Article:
Hayes v. Patton

Filing 5

MEMORANDUM OPINION & ORDER; 1) petition for h/c be denied 2) action will be dismissed w/prej from docket and judgment in favor of respondent. Signed by Judge Henry R. Wilhoit Jr.. (SMT)cc: COR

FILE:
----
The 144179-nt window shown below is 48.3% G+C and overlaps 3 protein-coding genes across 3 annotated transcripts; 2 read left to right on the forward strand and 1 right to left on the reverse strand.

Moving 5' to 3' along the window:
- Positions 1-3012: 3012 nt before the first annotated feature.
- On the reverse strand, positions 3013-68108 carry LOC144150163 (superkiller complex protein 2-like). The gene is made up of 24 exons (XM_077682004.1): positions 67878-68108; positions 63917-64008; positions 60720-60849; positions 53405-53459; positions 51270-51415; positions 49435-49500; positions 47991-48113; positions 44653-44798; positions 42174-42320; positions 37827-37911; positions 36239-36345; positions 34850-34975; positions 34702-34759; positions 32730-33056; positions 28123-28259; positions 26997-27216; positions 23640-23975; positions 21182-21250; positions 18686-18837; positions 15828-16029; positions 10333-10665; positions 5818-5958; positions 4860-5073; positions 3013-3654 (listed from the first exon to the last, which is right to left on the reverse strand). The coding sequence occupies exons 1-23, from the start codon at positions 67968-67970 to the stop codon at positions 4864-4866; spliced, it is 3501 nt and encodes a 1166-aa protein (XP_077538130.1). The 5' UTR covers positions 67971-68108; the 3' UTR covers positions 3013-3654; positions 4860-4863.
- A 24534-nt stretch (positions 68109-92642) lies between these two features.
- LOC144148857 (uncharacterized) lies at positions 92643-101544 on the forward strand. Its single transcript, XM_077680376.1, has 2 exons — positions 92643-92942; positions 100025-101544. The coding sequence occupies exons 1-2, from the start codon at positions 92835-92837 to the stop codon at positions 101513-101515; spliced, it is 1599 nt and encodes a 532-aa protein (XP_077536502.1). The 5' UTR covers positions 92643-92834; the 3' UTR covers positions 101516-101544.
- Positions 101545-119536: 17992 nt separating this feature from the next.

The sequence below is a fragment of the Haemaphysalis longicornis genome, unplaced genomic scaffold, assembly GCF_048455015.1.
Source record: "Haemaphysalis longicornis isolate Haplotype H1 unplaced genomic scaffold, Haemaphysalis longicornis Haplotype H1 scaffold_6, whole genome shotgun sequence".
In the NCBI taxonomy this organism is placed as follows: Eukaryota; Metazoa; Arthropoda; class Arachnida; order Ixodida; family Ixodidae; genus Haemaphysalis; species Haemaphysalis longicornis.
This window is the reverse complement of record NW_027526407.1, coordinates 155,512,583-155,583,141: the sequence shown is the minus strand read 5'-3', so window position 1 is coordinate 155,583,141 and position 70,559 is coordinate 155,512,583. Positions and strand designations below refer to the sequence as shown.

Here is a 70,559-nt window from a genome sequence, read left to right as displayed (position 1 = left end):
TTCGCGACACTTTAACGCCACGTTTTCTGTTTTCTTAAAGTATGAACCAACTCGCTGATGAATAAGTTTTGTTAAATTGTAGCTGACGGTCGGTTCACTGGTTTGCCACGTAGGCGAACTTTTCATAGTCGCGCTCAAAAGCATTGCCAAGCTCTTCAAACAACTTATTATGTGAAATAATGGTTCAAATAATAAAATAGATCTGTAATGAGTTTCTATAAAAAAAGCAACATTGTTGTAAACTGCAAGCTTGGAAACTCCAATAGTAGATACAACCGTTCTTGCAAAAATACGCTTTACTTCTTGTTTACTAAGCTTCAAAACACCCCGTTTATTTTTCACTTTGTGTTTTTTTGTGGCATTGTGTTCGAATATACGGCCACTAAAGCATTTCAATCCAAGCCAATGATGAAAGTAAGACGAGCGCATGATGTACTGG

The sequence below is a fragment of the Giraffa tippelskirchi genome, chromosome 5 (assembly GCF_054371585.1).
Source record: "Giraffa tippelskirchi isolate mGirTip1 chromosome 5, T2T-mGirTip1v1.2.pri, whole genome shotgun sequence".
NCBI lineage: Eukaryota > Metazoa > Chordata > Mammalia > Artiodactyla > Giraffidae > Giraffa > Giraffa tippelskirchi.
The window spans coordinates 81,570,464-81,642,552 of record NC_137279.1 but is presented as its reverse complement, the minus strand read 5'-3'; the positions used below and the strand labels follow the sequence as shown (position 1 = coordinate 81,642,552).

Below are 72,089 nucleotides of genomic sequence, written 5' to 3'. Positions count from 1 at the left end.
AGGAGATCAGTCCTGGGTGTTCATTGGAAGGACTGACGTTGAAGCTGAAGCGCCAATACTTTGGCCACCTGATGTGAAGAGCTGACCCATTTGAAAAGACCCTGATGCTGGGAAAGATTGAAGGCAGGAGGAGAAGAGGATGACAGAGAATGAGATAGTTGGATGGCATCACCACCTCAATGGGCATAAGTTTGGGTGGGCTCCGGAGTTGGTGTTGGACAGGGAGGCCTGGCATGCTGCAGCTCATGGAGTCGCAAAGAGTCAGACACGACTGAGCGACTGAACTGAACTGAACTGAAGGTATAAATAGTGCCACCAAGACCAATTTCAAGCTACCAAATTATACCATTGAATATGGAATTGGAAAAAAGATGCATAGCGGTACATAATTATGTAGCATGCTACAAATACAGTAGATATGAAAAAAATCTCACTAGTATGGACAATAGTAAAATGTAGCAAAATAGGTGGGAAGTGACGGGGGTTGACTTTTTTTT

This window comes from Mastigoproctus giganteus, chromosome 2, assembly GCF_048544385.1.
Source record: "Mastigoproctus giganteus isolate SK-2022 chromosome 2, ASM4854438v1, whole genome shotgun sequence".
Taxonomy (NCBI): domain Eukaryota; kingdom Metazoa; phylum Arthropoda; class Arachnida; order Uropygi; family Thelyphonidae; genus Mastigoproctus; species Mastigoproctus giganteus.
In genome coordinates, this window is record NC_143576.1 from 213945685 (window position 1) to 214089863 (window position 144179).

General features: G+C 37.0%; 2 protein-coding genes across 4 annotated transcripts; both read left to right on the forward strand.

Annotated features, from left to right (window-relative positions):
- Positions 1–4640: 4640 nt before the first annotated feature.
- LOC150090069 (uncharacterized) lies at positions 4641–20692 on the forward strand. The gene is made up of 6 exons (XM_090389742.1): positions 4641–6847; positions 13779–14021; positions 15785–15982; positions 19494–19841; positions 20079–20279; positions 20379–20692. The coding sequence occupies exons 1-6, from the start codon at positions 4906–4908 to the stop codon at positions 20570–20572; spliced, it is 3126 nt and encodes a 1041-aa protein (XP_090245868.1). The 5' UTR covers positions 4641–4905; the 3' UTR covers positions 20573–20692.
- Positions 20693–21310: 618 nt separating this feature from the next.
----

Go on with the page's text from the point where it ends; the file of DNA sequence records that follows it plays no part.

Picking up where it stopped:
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Hayes v. Patton Doc. 5 Case 0:06-cv-00117-HRW Document 5 Filed 08/16/2006 Page 1 of 9 NOT FOR PUBLICATION OR CITATION UNITED STATES DISTRICT COURT EASTERN DISTRICT OF KENTUCKY ASHLAND CIVIL ACTION NO. 06-CV-117-HRW ROBERT ANTHONY HAYES VS: BRIAN J. PATTON MEMORANDUM OPINION & ORDER RESPONDENT PETITIONER Robert Anthony Hayes , who is currently confined in the Federal Correctional Institution in Ashland, Kentucky, has submitted a pro se petition for writ of habeas corpus pursuant to 28 U.S.C. 2241 [Record No. 1]. He has paid the $5.00 filing fee [Record No. 3]. This matter is pending before the Court for screening. 28 U.S.C. 2243; Demjanjuk v. Petrovsky, 612 F. Supp. 571 (N.D. Ohio 1985) (citing Allen v. Perini, 424 F.2d 134, 141 (6th Cir. 1970), cert. denied, 400 U.S. 906 (1970); accord Aubut v. State of Maine, 431 F.2d 688, 689 (1st Cir. 1970)). Pro se petitions are held to less stringent standards than those drafted by attorneys. See Cruz v. Beto, 405 U.S. 319 (1972); Haines v. Kerner, 404 U.S. 519 (1972). The allegations in a pro se petition must be taken as true and construed in favor of the petitioner. See Malone v. Colyer, 710 F.2d 258, 260 (6th Cir. 1983). However, under 28 U.S.C. 1915(e)(2), the district court can dismiss a case at any time if it determines the action: (i) is frivolous or malicious, or (ii) fails to state a claim upon which relief can be granted. NAMED RESPONDENT Dockets.Justia.com Case 0:06-cv-00117-HRW Document 5 Filed 08/16/2006 Page 2 of 9 The petitioner has named Brian J. Patton, the warden of FCI-Ashland, as the respondent in this proceeding. CLAIM The petitioner seeks an order requiring the Bureau of Prisons ("BOP") to award him with a year and two months' worth of credit toward his federal sentence. He alleges that he served this amount of time (between March 10, 1999 and May 12, 2000) in official detention, and that this amount of time should therefore be credited to his federal sentence. Additionally, he seeks an order stating that his federal sentence commenced on May 12, 2000, instead of October 18, 2000. The BOP calculates that the petitioner's sentence commenced on October 18, 2000. FACTUAL ALLEGATIONS The following is a brief reconstruction of the relevant factual history. In October of 1991, the petitioner received a ten-year sentence in Kentucky, specifically, the Jefferson County Circuit Court. He was convicted of reckless homicide, trafficking in controlled substances, and engaging in organized crime. He was committed to the Kentucky Department of Corrections (KDOC") on October 11, 2001, to begin serving his term. On August 27, 1996, the Kentucky Parole Board ("KPB") granted the petitioner parole and he was released from the custody of the KDOC. On July 7, 1998, while on parole, he was arrested for violating the terms of his parole for: (1) possessing or having access to alcohol at his workplace and (2) the existence of a firearm in the locked cabinet of a coworker.1 After a hearing, the KPB determined that the petitioner had violated the terms of his parole; revoked his 1 The petitioner denies any knowledge of the firearm. 2 Case 0:06-cv-00117-HRW Document 5 Filed 08/16/2006 Page 3 of 9 parole on September 17, 1998; and sentenced him to serve one year on his 1991 conviction. Petitioner was then committed to the custody of the KDOC. On March 10, 1999, while in the KDOC's custody, the United States Marshals ("USM") assumed custody of the petitioner pursuant to a writ of habeas corpus ad prosequendum issued by the United States District Court for the Western District of Kentucky ("the Western District"), where he was charged with committing several different federal offenses, see United States v. Robert Hayes, 3:99-CR-00026-CRS-CCG-1. In January, 2000, the petitioner pled guilty to the charges of engaging in a continuing criminal enterprise; conspiring to possess (with intent to distribute) cocaine and marijuana; money laundering; and aiding and abetting money laundering. On May 12, 2000, over a year since the issuance of the writ of habeas corpus ad prosequendum, the Western District imposed a 235-month sentence plus five years of supervised release. The petitioner states that he was not returned to the KDOC's custody until May 15, 2000, "whereupon the Marshals requested the placement of a federal detainer on him [petitioner]." [Petition, Record No. 1, p. 4] Petitioner states that upon return to state custody, he learned that he had missed his September, 1999 parole hearing. He was told that he would have to wait until another parole hearing could be scheduled before his parole would be considered. On September 21, 2000, the KPB conducted a hearing and reinstated the petitioner's parole effective October 13, 2000. Because the federal authorities had lodged the detainer, the petitioner was released from the KDOC's custody into the USM's custody for transfer to a federal penal institution for service of his federal sentence. He was sent to the Federal Correctional Institution in Memphis, Tennessee. 3 Case 0:06-cv-00117-HRW Document 5 Filed 08/16/2006 Page 4 of 9 The petitioner states that prison officials at FCI-Memphis initially informed him that his sentence commenced on May 12, 2000, and that he would be given credit toward his federal sentence for the period of time between March 10, 1999 and May 12, 2000.2 He states that in late 2003, however, the prison personnel at FCI-Memphis informed him that his federal sentence did not commence until October 18, 2000, the day on which he was released from the KDOC's custody to begin serving his federal sentence. FCI-Memphis personnel further informed the petitioner that he would not receive the fourteen months of "jail time" credit which it had previously indicated he would receive. According to the BOP's revised SMCD sheet dated May 11, 2005, the petitioner's revised "Expiration Full Term Date" was extended from October 8, 2018, to May 17, 2020, a period of nineteen months. The petitioner pursued all of the necessary administrative appeals within the BOP. The BOP refused to award the petitioner with the fourteen months of credit toward his federal sentence. First, the BOP determined that because the petitioner had only been "borrowed" by federal authorities on the writ of habeas corpus ad prosequendum during the period between March, 1999 and May, 2000, he was primarily in the custody of the KDOC and only secondarily in federal custody. Second, the BOP contended at all levels that the petitioner's state sentence was credited 2 The petitioner attached a two-page "Sentence Monitoring Computation Data" ("SMCD") sheet which the BOP created on December 2, 2000. That SMDC sheet stated that the computation of the petitioner's sentence began on May 12, 2000, and that he was being credited for "jail credit" for the period between March 10, 1999, and May 11, 2000. His "Expiration Full Term Date" was listed as October 8, 2018. 4 Case 0:06-cv-00117-HRW Document 5 Filed 08/16/2006 Page 5 of 9 with the fourteen-month period at issue. They noted that because the petitioner did not begin serving his federal sentence until October 18, 2000 (the date on which he was paroled from his 1991 Kentucky sentence), crediting his federal sentence with the fourteen months of requested credit would result in the petitioner receiving a "double credit" which 18 U.S.C. 3585(b) specifically prohibits.3 On June 2, 2004, Harrell Watts, Administrator of the National Inmate Appeals, denied the petitioner's BP-11, which is the final administrative appeal. Having failed there, the petitioner filed this 2241 habeas petition in this Court on August 7, 2006.4 He seeks an order directing the BOP to adopt its previous decision, and award him the fourteen months' credit on his federal sentence. Alternatively, he asks for a hearing on the issue of the award of the fourteen months of credit. DISCUSSION The petitioner's arguments are without merit, as the BOP properly denied the petitioner's 3 18 U.S.C. 2585(b) provides as follows: (b) Credit for prior custody.--A defendant shall be given credit toward the service of a term of imprisonment for any time he has spent in official detention prior to the date the sentence commences-(1) as a result of the offense for which the sentence was imposed; or (2) as a result of any other charge for which the defendant was arrested after the commission of the offense for which the sentence was imposed; that has not been credited against another sentence. (Emphasis Added) 4 Other than to state that in 2005 he was transferred to FCI-Ashland, the petitioner does not explain why he waited two years to file the instant 2241 petition. 5 Case 0:06-cv-00117-HRW Document 5 Filed 08/16/2006 Page 6 of 9 demand for credit in the amount of fourteen months. The record before the Court clearly documents that the petitioner's state sentence did not conclude until October 18, 2000, the date on which the petitioner was paroled from his 1991 Kentucky sentence and was released to the primary custody of the United States Marshals. Although the petitioner was sentenced in the Western District on May 12, 2000, he did not begin serving his federal sentence until he was released from state custody on October 18, 2000. Although it is regrettable that the BOP initially informed the petitioner that he would be receiving the fourteen months of credit, and that the petitioner obviously counted on the BOP's erroneous representations, the BOP's calculations set forth in its December 2, 2002 SMCD were simply wrong. Upon discovery of the error, the BOP so notified the petitioner. Simply put, the petitioner remained in primary custody of the state of Kentucky between March 10, 1999, and May 12, 2000. Under 3585(b), it is the Attorney General, through the BOP, who is authorized to grant a prisoner credit for pre-sentence detention. Id.; United States v. Wilson, 503 U.S. 329, 333-35 (1992); United States v. Westmoreland, 974 F.2d 736, 737 (6th Cir. 1992), cert. denied, 113 S. Ct. 1818 (1993). However, in the same statute, Congress has specified that the credits are limited to time "that has not been credited against another sentence." Id. Here, the fourteen months were applied to the petitioner's state sentence, which he did not complete until October 18, 2000. He could not have been paroled from state custody on October 18, 2000, unless the state of Kentucky had been willing to credit him with the period of time between March 10, 1999, and May 12, 2000. Thus, the petitioner is not entitled to 6 Case 0:06-cv-00117-HRW Document 5 Filed 08/16/2006 Page 7 of 9 "double dip" by receiving the same amount of credit toward his federal sentence. Between the dates of March 10, 1999, and May 12, 2000, the petitioner was only secondarily in federal custody pursuant to a writ of habeas corpus ad prosequendum. Because the petitioner was in fact only "borrowed" by federal authorities while in their custody under writ of habeas corpus ad prosequendum, he remained in the primary custody of the Kentucky authorities. To the extent that the petitioner spent time in federal custody pursuant to this writ, he is not entitled to credit on his current federal sentence. Huffman v. Perez, 230 F.3d 1358, 2000 WL 1478368 (6th Cir. (Ky.)) (Table, unpublished). In Huffman v. Perez, Huffman alleged that he was entitled to substantial credit for time during which he was primarily in the custody of the North Carolina Department of Corrections and secondarily in the custody of the United States Marshals, pursuant to a writ of habeas corpus ad prosequendum. The Sixth Circuit ruled against Huffman, stating as follows: [t]he length of time . . . spent on the federal writ of habeas corpus ad prosequendum does not require a departure from the general rule prohibiting credit on a federal sentence for time spent serving a state sentence. See Rios v. Wiley, 201 F.3d 257, 271-74 (3rd Cir. 2000). Huffman at 1359. Because Huffman received credit on his state sentence for the period of time in which he had been held secondarily in federal custody pursuant to a writ of habeas corpus ad prosequendum, crediting him again for the same time would result in "[i]mproper double credit. See McClain [v. Bureau of Prisons], 9 F.3d [503] at 505 [(6th Cir. 1993)]." Huffman at 1359. See also Broadwater v. Sanders, 59 Fed. Appx. 112, 113-14, 2003 WL 463481, **1 (6th 7 Case 0:06-cv-00117-HRW Document 5 Filed 08/16/2006 Page 8 of 9 Cir.(Ky.) February 20, 2003) (not selected for publication in the Federal Reporter) ("Because Broadwater received credit toward his state sentence for the time period in question, he may not receive credit for this time toward his current federal sentence. See 18 U.S.C. 3585(b); Wilson, 503 U.S. at 337; McClain, 9 F.3d at 505. If Broadwater were credited for this time against his current federal sentence, he would receive improper double credit. See 18 U.S.C. 3585(b); Wilson, 503 U.S. at 337; McClain, 9 F.3d at 505."). In Easley v. Stepp, 5 Fed. Appx. 541, 2001 WL 252891 (7th Cir. (Ill.)), the Seventh Circuit concluded that Easley was not eligible for credit for time served in a federal facility on a writ of habeas corpus ad prosequendum, noting that Easley was still serving his undischarged state sentence in Illinois when he was moved to the federal facility pursuant to the writ, and that the time spent in custody pursuant to the writ was applied to his state sentence. The court held that time spent in federal custody pursuant to the writ did not "transmute" into federal custody, because a prisoner detained under such a writ remains in primary custody of the sending state "[u]ntil that sovereign state relinquishes jurisdiction over him." Easley at 542.5 McClain, Huffman, and Easley control the outcome in the instant 2241 petition. To the extent that the petitioner was serving his Kentucky state sentence during the fourteen months 5 See also Jones v. Winn, 13 Fed. Appx. 419, 420, 2001 WL 741733 (7th Cir. (Ill.)) (although Jones was "borrowed" by federal authorities for trial on his federal charges pursuant to a writ of habeas corpus ad prosequendum, he remained in the primary custody of Michigan state authorities at all times until completion of his state sentence); Nguyen v. Department of Justice, 173 F.3d 429, 1999 WL 96740 (6th Cir.(Ky.)) (time Nguyen spent in federal custody pursuant to habeas corpus ad prosequendum, while serving his state sentence, could not be applied to federal sentence because the time was credited to his state sentence). 8 Case 0:06-cv-00117-HRW Document 5 Filed 08/16/2006 Page 9 of 9 at issue, that time would have been applied to his state sentence. He was in the primary custody of that state entity. To award the petitioner with fourteen months toward his federal sentence would result in the petitioner receiving a double credit for the same time served, in violation of 18 U.S.C. 3585(b) and the case law cited. The petitioner is not entitled to a hearing on this issue, it appearing that the BOP's May 11, 2005 SMCD sheet is correct. The petition will be dismissed with prejudice for failure to state a claim upon which relief can be granted 28 U.S.C. 1915(e)(2)(ii). CONCLUSION Accordingly, IT IS HEREBY ORDERED as follows: (1) (2) The petition of Robert Anthony Hayes for writ of habeas corpus is DENIED. The action will be DISMISSED WITH PREJUDICE from the docket of the Court, and Judgment shall be entered contemporaneously with this Memorandum Opinion and Order in favor of the respondent. This August 15, 2006. 9